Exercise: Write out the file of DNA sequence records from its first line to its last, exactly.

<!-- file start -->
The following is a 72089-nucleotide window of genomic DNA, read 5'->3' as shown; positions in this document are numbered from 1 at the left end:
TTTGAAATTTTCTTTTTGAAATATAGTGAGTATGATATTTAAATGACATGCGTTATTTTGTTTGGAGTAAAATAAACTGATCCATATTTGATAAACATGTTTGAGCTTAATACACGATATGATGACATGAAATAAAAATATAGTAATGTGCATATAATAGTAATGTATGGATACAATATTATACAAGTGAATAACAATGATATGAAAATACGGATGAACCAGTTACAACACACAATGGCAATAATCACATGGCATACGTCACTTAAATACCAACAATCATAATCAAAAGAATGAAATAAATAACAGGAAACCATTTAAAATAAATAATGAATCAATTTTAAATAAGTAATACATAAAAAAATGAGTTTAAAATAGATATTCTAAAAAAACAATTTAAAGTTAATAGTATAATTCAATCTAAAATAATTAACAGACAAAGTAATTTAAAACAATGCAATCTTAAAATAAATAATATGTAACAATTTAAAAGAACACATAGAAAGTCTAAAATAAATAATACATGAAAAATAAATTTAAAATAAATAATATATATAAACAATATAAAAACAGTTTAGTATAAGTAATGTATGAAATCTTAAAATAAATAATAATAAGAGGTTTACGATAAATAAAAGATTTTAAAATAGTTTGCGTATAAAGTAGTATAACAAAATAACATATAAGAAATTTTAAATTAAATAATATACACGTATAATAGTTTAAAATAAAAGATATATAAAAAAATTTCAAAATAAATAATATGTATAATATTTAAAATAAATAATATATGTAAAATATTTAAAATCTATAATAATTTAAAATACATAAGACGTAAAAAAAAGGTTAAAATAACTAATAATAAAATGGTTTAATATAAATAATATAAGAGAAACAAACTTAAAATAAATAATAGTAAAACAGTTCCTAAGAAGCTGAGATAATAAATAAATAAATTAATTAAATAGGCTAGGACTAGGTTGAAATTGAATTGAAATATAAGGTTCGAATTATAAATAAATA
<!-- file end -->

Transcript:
The following is a 72089-nucleotide window of genomic DNA, read 5'->3' as shown; positions in this document are numbered from 1 at the left end:
TTTGAAATTTTCTTTTTGAAATATAGTGAGTATGATATTTAAATGACATGCGTTATTTTGTTTGGAGTAAAATAAACTGATCCATATTTGATAAACATGTTTGAGCTTAATACACGATATGATGACATGAAATAAAAATATAGTAATGTGCATATAATAGTAATGTATGGATACAATATTATACAAGTGAATAACAATGATATGAAAATACGGATGAACCAGTTACAACACACAATGGCAATAATCACATGGCATACGTCACTTAAATACCAACAATCATAATCAAAAGAATGAAATAAATAACAGGAAACCATTTAAAATAAATAATGAATCAATTTTAAATAAGTAATACATAAAAAAATGAGTTTAAAATAGATATTCTAAAAAAACAATTTAAAGTTAATAGTATAATTCAATCTAAAATAATTAACAGACAAAGTAATTTAAAACAATGCAATCTTAAAATAAATAATATGTAACAATTTAAAAGAACACATAGAAAGTCTAAAATAAATAATACATGAAAAATAAATTTAAAATAAATAATATATATAAACAATATAAAAACAGTTTAGTATAAGTAATGTATGAAATCTTAAAATAAATAATAATAAGAGGTTTACGATAAATAAAAGATTTTAAAATAGTTTGCGTATAAAGTAGTATAACAAAATAACATATAAGAAATTTTAAATTAAATAATATACACGTATAATAGTTTAAAATAAAAGATATATAAAAAAATTTCAAAATAAATAATATGTATAATATTTAAAATAAATAATATATGTAAAATATTTAAAATCTATAATAATTTAAAATACATAAGACGTAAAAAAAAGGTTAAAATAACTAATAATAAAATGGTTTAATATAAATAATATAAGAGAAACAAACTTAAAATAAATAATAGTAAAACAGTTCCTAAGAAGCTGAGATAATAAATAAATAAATTAATTAAATAGGCTAGGACTAGGTTGAAATTGAATTGAAATATAAGGTTCGAATTATAAATAAATA